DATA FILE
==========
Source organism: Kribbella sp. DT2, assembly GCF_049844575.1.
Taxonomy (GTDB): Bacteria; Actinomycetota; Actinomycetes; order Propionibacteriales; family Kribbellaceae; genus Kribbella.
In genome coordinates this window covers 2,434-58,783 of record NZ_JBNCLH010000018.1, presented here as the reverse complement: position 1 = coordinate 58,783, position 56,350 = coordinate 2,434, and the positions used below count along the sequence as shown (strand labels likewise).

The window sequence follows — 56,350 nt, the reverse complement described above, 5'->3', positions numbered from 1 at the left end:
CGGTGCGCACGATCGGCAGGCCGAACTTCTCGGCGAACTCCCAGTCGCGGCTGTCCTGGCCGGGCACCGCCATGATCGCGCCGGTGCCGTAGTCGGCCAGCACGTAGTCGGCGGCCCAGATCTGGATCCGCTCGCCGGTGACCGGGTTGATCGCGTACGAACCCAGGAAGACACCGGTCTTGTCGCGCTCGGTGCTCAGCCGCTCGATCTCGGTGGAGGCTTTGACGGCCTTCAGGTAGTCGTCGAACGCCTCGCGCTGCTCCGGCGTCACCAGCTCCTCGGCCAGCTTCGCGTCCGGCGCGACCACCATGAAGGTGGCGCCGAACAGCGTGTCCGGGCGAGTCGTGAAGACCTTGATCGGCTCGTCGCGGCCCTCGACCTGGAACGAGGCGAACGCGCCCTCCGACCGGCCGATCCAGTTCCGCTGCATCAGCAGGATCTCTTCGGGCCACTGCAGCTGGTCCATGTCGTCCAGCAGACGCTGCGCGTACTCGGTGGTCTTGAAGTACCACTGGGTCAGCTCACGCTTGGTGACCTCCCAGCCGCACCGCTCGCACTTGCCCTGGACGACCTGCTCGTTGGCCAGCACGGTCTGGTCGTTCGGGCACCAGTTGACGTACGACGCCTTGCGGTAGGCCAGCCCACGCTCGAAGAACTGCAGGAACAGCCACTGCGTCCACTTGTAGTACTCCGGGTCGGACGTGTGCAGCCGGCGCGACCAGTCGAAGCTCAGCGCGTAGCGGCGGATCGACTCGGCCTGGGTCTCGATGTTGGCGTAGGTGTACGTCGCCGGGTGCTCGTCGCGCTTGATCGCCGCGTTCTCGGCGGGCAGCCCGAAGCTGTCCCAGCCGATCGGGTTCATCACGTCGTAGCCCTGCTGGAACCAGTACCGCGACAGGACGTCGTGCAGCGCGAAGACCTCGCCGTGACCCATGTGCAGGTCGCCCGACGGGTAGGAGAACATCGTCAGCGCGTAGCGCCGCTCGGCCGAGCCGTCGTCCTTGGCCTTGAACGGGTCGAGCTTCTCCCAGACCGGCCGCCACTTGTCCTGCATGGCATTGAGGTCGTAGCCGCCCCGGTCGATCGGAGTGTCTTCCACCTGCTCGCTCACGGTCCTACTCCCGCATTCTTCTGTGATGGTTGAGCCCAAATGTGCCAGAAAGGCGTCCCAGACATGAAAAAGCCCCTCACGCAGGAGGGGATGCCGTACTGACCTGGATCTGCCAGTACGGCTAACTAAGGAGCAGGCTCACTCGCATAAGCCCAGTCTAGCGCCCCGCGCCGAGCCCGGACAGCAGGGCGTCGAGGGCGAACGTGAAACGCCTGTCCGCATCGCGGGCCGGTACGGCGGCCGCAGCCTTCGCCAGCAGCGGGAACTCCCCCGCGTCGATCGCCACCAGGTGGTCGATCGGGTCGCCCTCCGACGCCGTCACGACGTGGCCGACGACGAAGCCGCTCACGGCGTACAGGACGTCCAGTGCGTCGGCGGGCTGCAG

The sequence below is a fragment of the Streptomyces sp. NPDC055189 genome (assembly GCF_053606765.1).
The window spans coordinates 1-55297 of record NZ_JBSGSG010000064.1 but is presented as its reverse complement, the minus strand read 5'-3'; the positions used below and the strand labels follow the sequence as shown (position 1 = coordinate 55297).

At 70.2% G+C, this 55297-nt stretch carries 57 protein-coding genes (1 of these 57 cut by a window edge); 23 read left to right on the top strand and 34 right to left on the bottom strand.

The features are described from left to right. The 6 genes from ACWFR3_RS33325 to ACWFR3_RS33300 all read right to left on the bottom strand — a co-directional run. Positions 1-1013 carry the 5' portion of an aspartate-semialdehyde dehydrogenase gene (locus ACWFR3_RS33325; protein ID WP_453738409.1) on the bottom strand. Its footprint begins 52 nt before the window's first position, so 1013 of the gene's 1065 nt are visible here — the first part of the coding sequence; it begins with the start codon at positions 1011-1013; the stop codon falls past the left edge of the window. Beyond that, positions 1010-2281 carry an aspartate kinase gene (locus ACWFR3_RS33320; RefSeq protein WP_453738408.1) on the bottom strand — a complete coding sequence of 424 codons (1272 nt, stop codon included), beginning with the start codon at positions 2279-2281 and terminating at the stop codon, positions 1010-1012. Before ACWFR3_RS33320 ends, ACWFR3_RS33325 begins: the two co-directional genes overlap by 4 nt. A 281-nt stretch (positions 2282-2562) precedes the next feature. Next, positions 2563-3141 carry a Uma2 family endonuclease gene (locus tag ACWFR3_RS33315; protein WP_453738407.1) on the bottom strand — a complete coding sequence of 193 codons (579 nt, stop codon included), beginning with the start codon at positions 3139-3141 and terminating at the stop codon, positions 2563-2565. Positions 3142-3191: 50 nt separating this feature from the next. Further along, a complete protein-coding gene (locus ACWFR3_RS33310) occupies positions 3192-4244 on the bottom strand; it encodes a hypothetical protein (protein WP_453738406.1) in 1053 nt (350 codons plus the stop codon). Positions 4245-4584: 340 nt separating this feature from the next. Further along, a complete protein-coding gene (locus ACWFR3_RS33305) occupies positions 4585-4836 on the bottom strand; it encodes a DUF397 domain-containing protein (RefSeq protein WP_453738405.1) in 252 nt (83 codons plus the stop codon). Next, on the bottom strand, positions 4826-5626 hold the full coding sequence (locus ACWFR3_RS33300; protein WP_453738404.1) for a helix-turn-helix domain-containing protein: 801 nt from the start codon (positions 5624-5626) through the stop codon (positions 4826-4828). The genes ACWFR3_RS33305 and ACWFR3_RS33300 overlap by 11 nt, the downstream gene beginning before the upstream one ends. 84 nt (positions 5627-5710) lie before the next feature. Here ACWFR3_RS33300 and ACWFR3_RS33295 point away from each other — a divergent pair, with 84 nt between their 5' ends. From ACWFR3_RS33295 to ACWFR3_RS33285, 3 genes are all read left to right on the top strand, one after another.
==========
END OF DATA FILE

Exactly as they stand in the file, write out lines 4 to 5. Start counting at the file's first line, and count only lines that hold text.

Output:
The window sequence follows — 56,350 nt, the reverse complement described above, 5'->3', positions numbered from 1 at the left end:
CGGTGCGCACGATCGGCAGGCCGAACTTCTCGGCGAACTCCCAGTCGCGGCTGTCCTGGCCGGGCACCGCCATGATCGCGCCGGTGCCGTAGTCGGCCAGCACGTAGTCGGCGGCCCAGATCTGGATCCGCTCGCCGGTGACCGGGTTGATCGCGTACGAACCCAGGAAGACACCGGTCTTGTCGCGCTCGGTGCTCAGCCGCTCGATCTCGGTGGAGGCTTTGACGGCCTTCAGGTAGTCGTCGAACGCCTCGCGCTGCTCCGGCGTCACCAGCTCCTCGGCCAGCTTCGCGTCCGGCGCGACCACCATGAAGGTGGCGCCGAACAGCGTGTCCGGGCGAGTCGTGAAGACCTTGATCGGCTCGTCGCGGCCCTCGACCTGGAACGAGGCGAACGCGCCCTCCGACCGGCCGATCCAGTTCCGCTGCATCAGCAGGATCTCTTCGGGCCACTGCAGCTGGTCCATGTCGTCCAGCAGACGCTGCGCGTACTCGGTGGTCTTGAAGTACCACTGGGTCAGCTCACGCTTGGTGACCTCCCAGCCGCACCGCTCGCACTTGCCCTGGACGACCTGCTCGTTGGCCAGCACGGTCTGGTCGTTCGGGCACCAGTTGACGTACGACGCCTTGCGGTAGGCCAGCCCACGCTCGAAGAACTGCAGGAACAGCCACTGCGTCCACTTGTAGTACTCCGGGTCGGACGTGTGCAGCCGGCGCGACCAGTCGAAGCTCAGCGCGTAGCGGCGGATCGACTCGGCCTGGGTCTCGATGTTGGCGTAGGTGTACGTCGCCGGGTGCTCGTCGCGCTTGATCGCCGCGTTCTCGGCGGGCAGCCCGAAGCTGTCCCAGCCGATCGGGTTCATCACGTCGTAGCCCTGCTGGAACCAGTACCGCGACAGGACGTCGTGCAGCGCGAAGACCTCGCCGTGACCCATGTGCAGGTCGCCCGACGGGTAGGAGAACATCGTCAGCGCGTAGCGCCGCTCGGCCGAGCCGTCGTCCTTGGCCTTGAACGGGTCGAGCTTCTCCCAGACCGGCCGCCACTTGTCCTGCATGGCATTGAGGTCGTAGCCGCCCCGGTCGATCGGAGTGTCTTCCACCTGCTCGCTCACGGTCCTACTCCCGCATTCTTCTGTGATGGTTGAGCCCAAATGTGCCAGAAAGGCGTCCCAGACATGAAAAAGCCCCTCACGCAGGAGGGGATGCCGTACTGACCTGGATCTGCCAGTACGGCTAACTAAGGAGCAGGCTCACTCGCATAAGCCCAGTCTAGCGCCCCGCGCCGAGCCCGGACAGCAGGGCGTCGAGGGCGAACGTGAAACGCCTGTCCGCATCGCGGGCCGGTACGGCGGCCGCAGCCTTCGCCAGCAGCGGGAACTCCCCCGCGTCGATCGCCACCAGGTGGTCGATCGGGTCGCCCTCCGACGCCGTCACGACGTGGCCGACGACGAAGCCGCTCACGGCGTACAGGACGTCCAGTGCGTCGGCGGGCTGCAG